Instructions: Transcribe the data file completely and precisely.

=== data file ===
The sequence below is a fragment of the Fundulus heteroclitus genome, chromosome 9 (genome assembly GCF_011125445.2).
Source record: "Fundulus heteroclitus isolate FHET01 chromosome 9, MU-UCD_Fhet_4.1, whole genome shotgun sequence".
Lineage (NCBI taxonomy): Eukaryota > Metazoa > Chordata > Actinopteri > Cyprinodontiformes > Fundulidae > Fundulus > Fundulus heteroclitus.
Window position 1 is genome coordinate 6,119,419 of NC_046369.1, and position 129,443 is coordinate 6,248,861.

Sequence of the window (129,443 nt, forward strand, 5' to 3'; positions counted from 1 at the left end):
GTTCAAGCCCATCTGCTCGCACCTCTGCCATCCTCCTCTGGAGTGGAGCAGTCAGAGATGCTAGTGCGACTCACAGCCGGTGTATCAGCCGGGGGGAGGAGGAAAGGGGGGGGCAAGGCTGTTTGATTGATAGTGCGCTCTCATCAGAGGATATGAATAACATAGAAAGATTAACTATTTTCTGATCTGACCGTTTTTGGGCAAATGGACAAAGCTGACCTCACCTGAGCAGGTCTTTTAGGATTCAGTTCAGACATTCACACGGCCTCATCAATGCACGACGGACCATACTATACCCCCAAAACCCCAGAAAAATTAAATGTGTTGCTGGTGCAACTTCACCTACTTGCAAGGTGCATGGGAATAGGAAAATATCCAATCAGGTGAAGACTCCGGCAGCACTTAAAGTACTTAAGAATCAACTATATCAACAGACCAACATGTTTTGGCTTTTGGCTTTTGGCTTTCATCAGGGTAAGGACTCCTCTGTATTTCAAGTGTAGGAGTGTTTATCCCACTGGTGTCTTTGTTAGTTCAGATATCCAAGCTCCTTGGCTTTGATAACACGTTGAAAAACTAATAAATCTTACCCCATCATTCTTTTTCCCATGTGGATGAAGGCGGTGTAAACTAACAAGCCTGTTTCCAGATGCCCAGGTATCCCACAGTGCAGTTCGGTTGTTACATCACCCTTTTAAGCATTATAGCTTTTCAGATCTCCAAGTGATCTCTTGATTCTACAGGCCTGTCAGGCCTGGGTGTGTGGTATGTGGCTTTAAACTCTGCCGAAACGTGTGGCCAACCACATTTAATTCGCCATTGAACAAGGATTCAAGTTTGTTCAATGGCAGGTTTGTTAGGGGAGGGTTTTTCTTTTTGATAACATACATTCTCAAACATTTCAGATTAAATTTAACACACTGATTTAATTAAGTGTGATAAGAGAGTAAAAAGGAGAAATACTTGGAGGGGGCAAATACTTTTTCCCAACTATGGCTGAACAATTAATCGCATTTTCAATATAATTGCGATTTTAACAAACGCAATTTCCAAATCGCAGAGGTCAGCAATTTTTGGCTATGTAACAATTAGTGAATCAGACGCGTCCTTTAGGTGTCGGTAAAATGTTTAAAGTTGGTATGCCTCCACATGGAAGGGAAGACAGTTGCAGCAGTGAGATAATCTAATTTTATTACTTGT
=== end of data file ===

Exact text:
The sequence below is a fragment of the Fundulus heteroclitus genome, chromosome 9 (genome assembly GCF_011125445.2).
Source record: "Fundulus heteroclitus isolate FHET01 chromosome 9, MU-UCD_Fhet_4.1, whole genome shotgun sequence".
Lineage (NCBI taxonomy): Eukaryota > Metazoa > Chordata > Actinopteri > Cyprinodontiformes > Fundulidae > Fundulus > Fundulus heteroclitus.
Window position 1 is genome coordinate 6,119,419 of NC_046369.1, and position 129,443 is coordinate 6,248,861.

Sequence of the window (129,443 nt, forward strand, 5' to 3'; positions counted from 1 at the left end):
GTTCAAGCCCATCTGCTCGCACCTCTGCCATCCTCCTCTGGAGTGGAGCAGTCAGAGATGCTAGTGCGACTCACAGCCGGTGTATCAGCCGGGGGGAGGAGGAAAGGGGGGGGCAAGGCTGTTTGATTGATAGTGCGCTCTCATCAGAGGATATGAATAACATAGAAAGATTAACTATTTTCTGATCTGACCGTTTTTGGGCAAATGGACAAAGCTGACCTCACCTGAGCAGGTCTTTTAGGATTCAGTTCAGACATTCACACGGCCTCATCAATGCACGACGGACCATACTATACCCCCAAAACCCCAGAAAAATTAAATGTGTTGCTGGTGCAACTTCACCTACTTGCAAGGTGCATGGGAATAGGAAAATATCCAATCAGGTGAAGACTCCGGCAGCACTTAAAGTACTTAAGAATCAACTATATCAACAGACCAACATGTTTTGGCTTTTGGCTTTTGGCTTTCATCAGGGTAAGGACTCCTCTGTATTTCAAGTGTAGGAGTGTTTATCCCACTGGTGTCTTTGTTAGTTCAGATATCCAAGCTCCTTGGCTTTGATAACACGTTGAAAAACTAATAAATCTTACCCCATCATTCTTTTTCCCATGTGGATGAAGGCGGTGTAAACTAACAAGCCTGTTTCCAGATGCCCAGGTATCCCACAGTGCAGTTCGGTTGTTACATCACCCTTTTAAGCATTATAGCTTTTCAGATCTCCAAGTGATCTCTTGATTCTACAGGCCTGTCAGGCCTGGGTGTGTGGTATGTGGCTTTAAACTCTGCCGAAACGTGTGGCCAACCACATTTAATTCGCCATTGAACAAGGATTCAAGTTTGTTCAATGGCAGGTTTGTTAGGGGAGGGTTTTTCTTTTTGATAACATACATTCTCAAACATTTCAGATTAAATTTAACACACTGATTTAATTAAGTGTGATAAGAGAGTAAAAAGGAGAAATACTTGGAGGGGGCAAATACTTTTTCCCAACTATGGCTGAACAATTAATCGCATTTTCAATATAATTGCGATTTTAACAAACGCAATTTCCAAATCGCAGAGGTCAGCAATTTTTGGCTATGTAACAATTAGTGAATCAGACGCGTCCTTTAGGTGTCGGTAAAATGTTTAAAGTTGGTATGCCTCCACATGGAAGGGAAGACAGTTGCAGCAGTGAGATAATCTAATTTTATTACTTGT